• 6. It's sort of hard to "show" the digital divide and this is part of the larger problem. Lots of pictures of bridges. Librarians tend to understand the issue—we see digitally divided people in our populations every day, but they can be a little INvisible to the people who create the technology the digitally divided folks have to use. Part of the divide is the lack of overlap between tech-rich parts of society and tech-poor parts. This can be proximity, how far you are from Silicon Valley, but also demographically—age, class, race, gender. 20-something white men in US cities are building a lot of the technology that everyone else is using. (click) I've taken to just telling stories about the people I work with. This is Josie…. and this is Janet. They're everyday stories but they play big on Twitter where tech people are. I like to think this is helping. I met Josie and Janet through my regular drop-in time, a program I do through a local technical high school (you guys have tech ed?). I hang out in a room once a week and people in the community (pop 4500 or so) come in to ask questions. I've been doing it for ten years.
  • 7. It's sort of hard to "show" the digital divide and this is part of the larger problem. Lots of pictures of bridges. Librarians tend to understand the issue—we see digitally divided people in our populations every day, but they can be a little INvisible to the people who create the technology the digitally divided folks have to use. Part of the divide is the lack of overlap between tech-rich parts of society and tech-poor parts. This can be proximity, how far you are from Silicon Valley, but also demographically—age, class, race, gender. 20-something white men in US cities are building a lot of the technology that everyone else is using. (click) I've taken to just telling stories about the people I work with. This is Josie…. and this is Janet. They're everyday stories but they play big on Twitter where tech people are. I like to think this is helping. I met Josie and Janet through my regular drop-in time, a program I do through a local technical high school (you guys have tech ed?). I hang out in a room once a week and people in the community (pop 4500 or so) come in to ask questions. I've been doing it for ten years.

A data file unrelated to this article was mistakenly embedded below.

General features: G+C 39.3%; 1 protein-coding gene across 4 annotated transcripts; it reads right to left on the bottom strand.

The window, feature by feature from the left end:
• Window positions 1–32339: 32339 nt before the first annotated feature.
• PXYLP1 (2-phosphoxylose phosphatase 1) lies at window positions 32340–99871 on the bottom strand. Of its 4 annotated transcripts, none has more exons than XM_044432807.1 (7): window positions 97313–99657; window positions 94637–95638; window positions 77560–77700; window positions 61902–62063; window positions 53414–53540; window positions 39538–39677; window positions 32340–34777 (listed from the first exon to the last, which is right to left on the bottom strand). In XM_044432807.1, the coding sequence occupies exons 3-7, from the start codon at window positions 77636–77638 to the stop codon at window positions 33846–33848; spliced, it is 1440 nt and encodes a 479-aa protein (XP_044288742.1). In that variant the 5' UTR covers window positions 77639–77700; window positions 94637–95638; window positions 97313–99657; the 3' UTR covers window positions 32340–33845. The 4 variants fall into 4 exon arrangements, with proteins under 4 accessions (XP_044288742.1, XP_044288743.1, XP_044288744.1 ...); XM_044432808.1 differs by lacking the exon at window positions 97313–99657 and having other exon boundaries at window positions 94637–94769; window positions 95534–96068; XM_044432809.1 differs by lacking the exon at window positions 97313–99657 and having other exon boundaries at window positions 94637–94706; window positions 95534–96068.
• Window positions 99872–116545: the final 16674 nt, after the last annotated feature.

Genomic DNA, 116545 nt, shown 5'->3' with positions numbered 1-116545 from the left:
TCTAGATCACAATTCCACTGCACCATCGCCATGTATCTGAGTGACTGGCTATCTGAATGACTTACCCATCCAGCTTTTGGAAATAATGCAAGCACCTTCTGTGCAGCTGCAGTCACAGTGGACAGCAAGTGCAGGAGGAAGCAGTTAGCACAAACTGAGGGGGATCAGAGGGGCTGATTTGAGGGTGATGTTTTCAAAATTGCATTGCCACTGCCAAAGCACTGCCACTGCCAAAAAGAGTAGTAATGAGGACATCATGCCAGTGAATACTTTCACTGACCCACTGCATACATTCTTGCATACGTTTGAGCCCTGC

• 8. Pew Research Center 13%13% of American adults do not use the internet at all. Additionally, 9% of adults use the internet but not at home. We'll start here. This is a true fact. (I was off by a little when I said 15 in the press materials) And what's weird is I've been doing variants on this talk for over a decade and this number which was a little over 20% used to move and it doesn't anymore. Those 13% are staying put. In Canada this number is nearly the same, estimates are in the 13-15% range, despite more people here being CAPABLE of getting broadband than in the US for various handwavey reasons such as population density and government programs. But what does it mean to be offline? What are the outlines of the digital divide?
  • 9. Three (or more) digital divides People couldn't afford computers or broadband. Some still can't but libraries have filled that gap for most people. Financial The idea of the digital divide sounds simple, but it is complex. It's not one thing anymore. It was and now it's not. It used to just be "Hey computers are expensive and people can't afford them…" or "Getting the internet is expensive and people can't afford THAT" But realistically now in the US 97% of our populations have access to public library service. Ontario considers broadband access an essential library service (we're getting there in the US…) and this reduces this barrier to entry. It's not fixed but it's mostly ameliorated and has had remedies that work.